On December 31, 2014, the United States District Court for the Eastern District of New York, affirmed the Raimey Order in all respects, including sanctions imposed for the various misrepresentations by counsel and by the flood insurer retained engineer.
The Court examined the “peer review” process used by the Raimey PE firm (US Forensic/“USF”). The below excerpts from the Order address those issues. The Court also clarified the nature of the sanctions imposed in Raimey, stating that such were imposed not simply on the failure to disclose the initial report, but due to subsequent efforts and an alleged misrepresentation to forestall further inquiry into how the manipulated report was prepared and distributed.
The Court found, among other things, as follows:
“Defendant’s primary objection to this finding [Raimey Order by Magistrate Brown] is that counsel for Wright [NFIP Insurer](as well as other counsel for both sides in the Hurricane Sandy cases) did not interpret CMO 1 (or the subsequent discovery orders) to require the production of documents in the possession of third parties, such as engineers, and Wright did not have the initial [PE] report in its possession. However, there is no such limitation in the discovery orders and, as Magistrate Judge Brown correctly noted, counsel has a duty to make reasonable inquiry to ensure discovery responses are complete and correct, including from third parties over whom control exists, and there is no doubt that Wright had the legal and practical ability to obtain this initial report from USF.”
And further stated:
“Second, Magistrate Judge Brown did not err in concluding that the failure to produce the initial report concealed conduct by USF in this case that was, among other things, highly improper. As a threshold matter, contrary to the arguments of Wright and USF, the Court is not suggesting that there is anything problematic about a peer review process in general as it relates to engineering reports, or any other reports generated in connection with an insurance claim. Moreover, the fact that a principled and thorough peer review process may ultimately lead to a conclusion that is contrary to the initial report certainly does not implicate a finding of fraud, or even necessarily suggest that something improper has taken place. Instead, this Court concludes that Magistrate Judge Brown correctly found that USF’s peer review conduct as it relates to the Raimey claim was improper. In particular, the second peer review engineer (Michael Garove), without any additional inspection of the property, not only changed the report to reach the exact opposite conclusions but also removed language from the initial report that indicated that [the inspecting PE] could not inspect certain portions of the house – such as the foundation (which was obscured by piles of sand) and the crawlspace (which was obstructed and could not be thoroughly inspected) – and replaced that language with language which suggested that observations of those areas supported the contrary conclusions. Regardless of the validity of the ultimate conclusions (which Magistrate Judge Brown questioned), these modifications of the language memorializing the engineer’s inability to inspect certain areas are indefensible (even if approved by the first engineer), and certainly place into question the validity of the entire peer review process at USF…”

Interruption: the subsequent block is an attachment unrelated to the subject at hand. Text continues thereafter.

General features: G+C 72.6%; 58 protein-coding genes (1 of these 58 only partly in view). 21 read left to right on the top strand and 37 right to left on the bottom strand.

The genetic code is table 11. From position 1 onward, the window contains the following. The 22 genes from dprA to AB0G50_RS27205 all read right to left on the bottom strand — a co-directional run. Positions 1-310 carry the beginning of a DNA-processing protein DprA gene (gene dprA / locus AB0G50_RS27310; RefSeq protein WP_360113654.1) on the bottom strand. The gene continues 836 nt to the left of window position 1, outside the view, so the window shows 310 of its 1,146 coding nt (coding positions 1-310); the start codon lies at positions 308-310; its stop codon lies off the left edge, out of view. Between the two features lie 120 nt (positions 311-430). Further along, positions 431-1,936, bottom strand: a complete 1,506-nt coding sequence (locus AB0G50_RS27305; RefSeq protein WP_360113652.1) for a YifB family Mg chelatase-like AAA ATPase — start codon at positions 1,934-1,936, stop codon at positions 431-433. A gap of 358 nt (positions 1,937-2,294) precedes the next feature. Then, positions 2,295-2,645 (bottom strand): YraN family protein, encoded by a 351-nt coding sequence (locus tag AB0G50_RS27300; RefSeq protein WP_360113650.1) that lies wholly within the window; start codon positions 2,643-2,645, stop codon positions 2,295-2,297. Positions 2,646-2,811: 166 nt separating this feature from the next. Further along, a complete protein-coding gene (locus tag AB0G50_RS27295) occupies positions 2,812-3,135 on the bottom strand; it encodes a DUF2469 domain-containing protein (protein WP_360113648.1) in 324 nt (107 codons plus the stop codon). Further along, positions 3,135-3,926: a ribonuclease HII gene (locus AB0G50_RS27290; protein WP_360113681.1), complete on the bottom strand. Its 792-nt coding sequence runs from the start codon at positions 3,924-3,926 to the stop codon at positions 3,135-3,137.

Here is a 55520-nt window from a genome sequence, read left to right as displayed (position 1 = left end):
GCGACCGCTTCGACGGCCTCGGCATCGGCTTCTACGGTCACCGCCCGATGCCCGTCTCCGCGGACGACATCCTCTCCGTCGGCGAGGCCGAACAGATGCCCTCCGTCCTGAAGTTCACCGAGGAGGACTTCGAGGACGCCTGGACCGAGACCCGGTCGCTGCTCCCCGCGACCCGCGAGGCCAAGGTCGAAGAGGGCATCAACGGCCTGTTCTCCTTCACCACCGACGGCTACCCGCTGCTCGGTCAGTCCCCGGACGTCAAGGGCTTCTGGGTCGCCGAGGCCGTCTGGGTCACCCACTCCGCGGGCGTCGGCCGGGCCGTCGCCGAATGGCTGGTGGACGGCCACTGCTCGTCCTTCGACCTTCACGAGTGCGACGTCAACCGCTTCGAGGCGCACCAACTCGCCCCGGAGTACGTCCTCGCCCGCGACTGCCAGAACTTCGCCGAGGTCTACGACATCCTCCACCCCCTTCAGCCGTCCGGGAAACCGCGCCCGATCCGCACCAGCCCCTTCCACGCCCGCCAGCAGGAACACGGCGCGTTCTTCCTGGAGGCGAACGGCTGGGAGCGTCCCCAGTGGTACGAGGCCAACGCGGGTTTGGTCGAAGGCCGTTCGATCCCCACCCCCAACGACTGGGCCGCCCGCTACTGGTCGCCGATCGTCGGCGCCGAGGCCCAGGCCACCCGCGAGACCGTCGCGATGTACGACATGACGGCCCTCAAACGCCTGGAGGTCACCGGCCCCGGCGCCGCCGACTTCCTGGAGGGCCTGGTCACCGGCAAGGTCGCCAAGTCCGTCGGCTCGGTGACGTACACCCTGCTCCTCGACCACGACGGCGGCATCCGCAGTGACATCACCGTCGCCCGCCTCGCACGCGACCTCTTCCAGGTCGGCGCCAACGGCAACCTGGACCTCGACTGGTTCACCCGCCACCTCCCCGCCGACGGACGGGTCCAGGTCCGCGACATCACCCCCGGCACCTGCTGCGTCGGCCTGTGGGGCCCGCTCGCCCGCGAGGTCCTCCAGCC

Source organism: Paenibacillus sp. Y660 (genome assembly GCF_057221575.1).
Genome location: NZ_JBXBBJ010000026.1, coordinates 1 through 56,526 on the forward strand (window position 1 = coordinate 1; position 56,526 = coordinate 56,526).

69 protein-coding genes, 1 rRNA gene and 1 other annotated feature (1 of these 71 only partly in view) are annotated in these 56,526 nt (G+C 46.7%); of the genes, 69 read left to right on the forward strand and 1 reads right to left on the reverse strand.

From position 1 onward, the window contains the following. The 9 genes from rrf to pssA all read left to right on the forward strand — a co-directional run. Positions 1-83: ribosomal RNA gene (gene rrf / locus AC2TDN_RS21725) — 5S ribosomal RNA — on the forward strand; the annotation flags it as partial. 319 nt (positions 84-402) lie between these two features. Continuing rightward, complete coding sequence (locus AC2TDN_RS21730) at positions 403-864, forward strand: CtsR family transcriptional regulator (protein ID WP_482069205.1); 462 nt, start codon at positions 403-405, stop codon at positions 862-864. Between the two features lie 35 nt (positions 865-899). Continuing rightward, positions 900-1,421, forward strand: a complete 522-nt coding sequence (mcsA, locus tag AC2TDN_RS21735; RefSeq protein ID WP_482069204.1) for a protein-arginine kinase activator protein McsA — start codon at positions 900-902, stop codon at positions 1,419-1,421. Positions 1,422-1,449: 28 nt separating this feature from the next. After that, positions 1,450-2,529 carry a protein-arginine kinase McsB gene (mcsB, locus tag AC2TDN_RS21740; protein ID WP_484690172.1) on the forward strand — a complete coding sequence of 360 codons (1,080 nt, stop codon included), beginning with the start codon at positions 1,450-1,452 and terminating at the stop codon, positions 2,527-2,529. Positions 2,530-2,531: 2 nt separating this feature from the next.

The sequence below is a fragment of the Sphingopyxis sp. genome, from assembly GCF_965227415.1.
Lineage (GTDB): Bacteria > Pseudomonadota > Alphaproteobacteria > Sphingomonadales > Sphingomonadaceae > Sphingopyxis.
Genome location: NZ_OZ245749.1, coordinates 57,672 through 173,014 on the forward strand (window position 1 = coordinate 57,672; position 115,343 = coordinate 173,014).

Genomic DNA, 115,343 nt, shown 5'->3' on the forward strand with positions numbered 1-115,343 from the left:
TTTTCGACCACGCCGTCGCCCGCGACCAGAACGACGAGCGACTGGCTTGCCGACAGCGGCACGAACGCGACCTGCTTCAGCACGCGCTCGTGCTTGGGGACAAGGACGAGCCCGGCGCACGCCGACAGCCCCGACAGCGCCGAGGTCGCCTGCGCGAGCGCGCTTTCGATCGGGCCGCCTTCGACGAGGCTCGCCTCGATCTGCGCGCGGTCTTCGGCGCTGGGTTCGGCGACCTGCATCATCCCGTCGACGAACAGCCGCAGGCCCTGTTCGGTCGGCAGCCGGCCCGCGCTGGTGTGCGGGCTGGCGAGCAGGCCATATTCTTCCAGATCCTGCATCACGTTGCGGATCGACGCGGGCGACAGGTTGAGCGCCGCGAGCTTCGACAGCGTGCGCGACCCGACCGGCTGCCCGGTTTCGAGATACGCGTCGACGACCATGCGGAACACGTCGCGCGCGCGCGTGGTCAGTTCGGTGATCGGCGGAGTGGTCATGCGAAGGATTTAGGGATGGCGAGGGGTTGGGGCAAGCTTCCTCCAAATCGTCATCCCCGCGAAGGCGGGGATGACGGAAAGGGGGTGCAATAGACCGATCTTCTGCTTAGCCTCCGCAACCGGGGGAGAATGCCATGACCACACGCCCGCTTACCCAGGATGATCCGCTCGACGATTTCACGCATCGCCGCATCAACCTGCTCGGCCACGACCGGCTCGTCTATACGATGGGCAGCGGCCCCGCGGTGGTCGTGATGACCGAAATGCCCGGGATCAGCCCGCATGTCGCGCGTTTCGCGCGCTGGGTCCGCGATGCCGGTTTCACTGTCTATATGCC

“Even in other situations where such review is the product of a principled peer review process, such process should not be completely concealed from a plaintiff who is challenging in litigation the ultimate determination of the engineering firm. Fundamental fairness, as embodied in the Court’s discovery orders, dictates that plaintiffs suing over a denial of an insurance claim should have knowledge of any such prior reports and be able to test and challenge the process that led to the modifications in the report and its conclusions. Thus, although USF seeks to defend its new conclusions in the modified report, that does not excuse the conduct as it relates to the Raimey claim – namely, the removal of observations inconsistent with the new conclusions, as well as the concealment of that initial report and the process that led to the second report, from the plaintiffs.”
Therefore, the gravamen of the ruling as it relates to the other matters subject to CMO #1 (and subsequent discovery CMOs) concerns the USF “peer review” process in Raimey, and suggests that in this instance USF’s peer review process was likely subsequently invented as a pretext to cover up wholesale changes in the USF engineering report. This was then exacerbated by the conduct of defense counsel for the flood carrier (Nielsen) – leading to the imposition of fairly substantial sanctions.
While obviously not stated, the court was likely also influenced by the allegation that this is not the only proven instance of engineering reports being manipulated. Likewise, the Nielsen firm had asserted at some point that it represented at least 70% of the nationwide flood carriers in cases of this sort, which certainly did not help its position in this case. It was alleged that whenever instances like this would be discovered, the Nielsen response was to have the flood carrier insist that another independent engineer be called in to perform a “neutral” inspection.
Notwithstanding, the court went to some lengths to point out that a peer review process which results in a report modified from the original draft, is not in itself improper, and that subsequent report changes are not always red flags, but will almost always be a proper subject of discovery and investigation (presumably by both sides).BACK TO TOP